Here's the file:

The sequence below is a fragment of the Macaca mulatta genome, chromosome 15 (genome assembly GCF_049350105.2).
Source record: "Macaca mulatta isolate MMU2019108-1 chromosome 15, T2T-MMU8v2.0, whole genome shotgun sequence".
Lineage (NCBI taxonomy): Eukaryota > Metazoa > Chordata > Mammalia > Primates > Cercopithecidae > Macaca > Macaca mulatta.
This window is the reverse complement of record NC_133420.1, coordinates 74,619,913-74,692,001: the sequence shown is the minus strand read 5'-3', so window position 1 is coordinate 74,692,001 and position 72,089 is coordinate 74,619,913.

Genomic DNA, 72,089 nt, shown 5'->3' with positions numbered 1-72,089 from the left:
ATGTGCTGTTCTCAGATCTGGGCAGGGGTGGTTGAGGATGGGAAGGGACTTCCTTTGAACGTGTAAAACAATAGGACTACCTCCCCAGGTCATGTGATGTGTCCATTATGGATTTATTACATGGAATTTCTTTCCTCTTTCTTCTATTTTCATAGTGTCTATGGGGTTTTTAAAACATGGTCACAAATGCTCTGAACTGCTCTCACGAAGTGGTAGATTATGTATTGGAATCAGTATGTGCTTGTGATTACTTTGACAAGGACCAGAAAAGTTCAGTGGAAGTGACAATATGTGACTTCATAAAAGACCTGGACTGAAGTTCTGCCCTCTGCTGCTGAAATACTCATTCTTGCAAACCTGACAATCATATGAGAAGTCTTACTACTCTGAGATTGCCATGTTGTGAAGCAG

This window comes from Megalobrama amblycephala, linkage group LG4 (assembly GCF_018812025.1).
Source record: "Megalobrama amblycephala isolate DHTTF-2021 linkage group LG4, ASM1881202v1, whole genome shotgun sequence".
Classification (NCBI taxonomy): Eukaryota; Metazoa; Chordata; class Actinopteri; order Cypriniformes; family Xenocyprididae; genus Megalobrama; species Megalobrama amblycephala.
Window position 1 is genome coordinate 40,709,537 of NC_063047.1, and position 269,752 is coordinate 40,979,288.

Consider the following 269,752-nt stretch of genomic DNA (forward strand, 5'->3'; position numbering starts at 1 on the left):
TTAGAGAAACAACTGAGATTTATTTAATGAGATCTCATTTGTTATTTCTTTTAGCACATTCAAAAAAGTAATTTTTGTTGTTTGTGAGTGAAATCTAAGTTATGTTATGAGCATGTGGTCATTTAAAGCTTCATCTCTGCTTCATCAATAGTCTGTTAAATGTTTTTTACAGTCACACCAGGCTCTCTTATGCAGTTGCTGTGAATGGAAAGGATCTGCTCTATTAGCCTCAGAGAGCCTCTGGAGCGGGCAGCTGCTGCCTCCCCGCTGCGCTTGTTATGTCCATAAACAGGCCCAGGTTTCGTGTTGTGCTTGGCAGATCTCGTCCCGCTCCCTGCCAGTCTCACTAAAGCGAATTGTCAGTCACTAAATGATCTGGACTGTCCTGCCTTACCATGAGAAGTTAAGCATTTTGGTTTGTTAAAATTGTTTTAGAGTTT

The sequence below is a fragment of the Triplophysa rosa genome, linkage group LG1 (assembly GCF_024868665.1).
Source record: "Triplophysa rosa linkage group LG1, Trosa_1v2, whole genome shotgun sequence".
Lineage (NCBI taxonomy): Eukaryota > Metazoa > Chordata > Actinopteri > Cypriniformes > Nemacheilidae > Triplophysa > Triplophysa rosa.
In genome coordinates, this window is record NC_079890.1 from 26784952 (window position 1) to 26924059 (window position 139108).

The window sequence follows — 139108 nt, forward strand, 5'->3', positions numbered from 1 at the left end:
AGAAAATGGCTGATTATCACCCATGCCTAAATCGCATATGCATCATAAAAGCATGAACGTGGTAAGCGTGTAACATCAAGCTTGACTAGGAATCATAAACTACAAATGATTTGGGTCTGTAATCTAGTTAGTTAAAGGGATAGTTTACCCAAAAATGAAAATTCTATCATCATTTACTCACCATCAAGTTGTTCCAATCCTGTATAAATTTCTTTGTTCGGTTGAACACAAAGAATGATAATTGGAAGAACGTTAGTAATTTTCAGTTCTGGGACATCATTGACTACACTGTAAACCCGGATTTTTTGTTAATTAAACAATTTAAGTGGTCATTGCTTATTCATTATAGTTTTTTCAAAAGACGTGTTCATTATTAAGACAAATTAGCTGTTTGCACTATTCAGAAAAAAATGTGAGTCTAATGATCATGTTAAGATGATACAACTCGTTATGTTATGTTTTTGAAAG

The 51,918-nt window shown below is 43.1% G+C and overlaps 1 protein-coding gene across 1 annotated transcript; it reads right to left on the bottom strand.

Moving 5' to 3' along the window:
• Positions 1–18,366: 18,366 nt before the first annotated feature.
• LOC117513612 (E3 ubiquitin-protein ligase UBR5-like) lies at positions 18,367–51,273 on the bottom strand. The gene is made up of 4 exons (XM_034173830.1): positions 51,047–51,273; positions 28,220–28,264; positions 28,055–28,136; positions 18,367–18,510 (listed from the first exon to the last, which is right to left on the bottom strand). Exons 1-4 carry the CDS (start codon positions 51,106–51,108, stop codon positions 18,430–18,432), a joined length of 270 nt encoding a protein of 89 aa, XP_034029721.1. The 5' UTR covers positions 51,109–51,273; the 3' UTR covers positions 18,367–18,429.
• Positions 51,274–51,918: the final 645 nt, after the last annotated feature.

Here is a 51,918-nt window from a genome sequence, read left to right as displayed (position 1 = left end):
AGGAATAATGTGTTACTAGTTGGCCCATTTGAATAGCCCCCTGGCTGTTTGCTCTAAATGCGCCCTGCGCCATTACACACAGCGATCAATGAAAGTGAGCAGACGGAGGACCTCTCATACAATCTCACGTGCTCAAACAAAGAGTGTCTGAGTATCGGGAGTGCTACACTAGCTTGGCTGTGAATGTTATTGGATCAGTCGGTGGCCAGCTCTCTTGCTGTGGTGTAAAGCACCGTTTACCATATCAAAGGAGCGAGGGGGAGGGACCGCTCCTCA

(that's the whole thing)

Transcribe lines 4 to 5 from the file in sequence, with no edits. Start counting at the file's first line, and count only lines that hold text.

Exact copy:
This window is the reverse complement of record NC_133420.1, coordinates 74,619,913-74,692,001: the sequence shown is the minus strand read 5'-3', so window position 1 is coordinate 74,692,001 and position 72,089 is coordinate 74,619,913.

Genomic DNA, 72,089 nt, shown 5'->3' with positions numbered 1-72,089 from the left: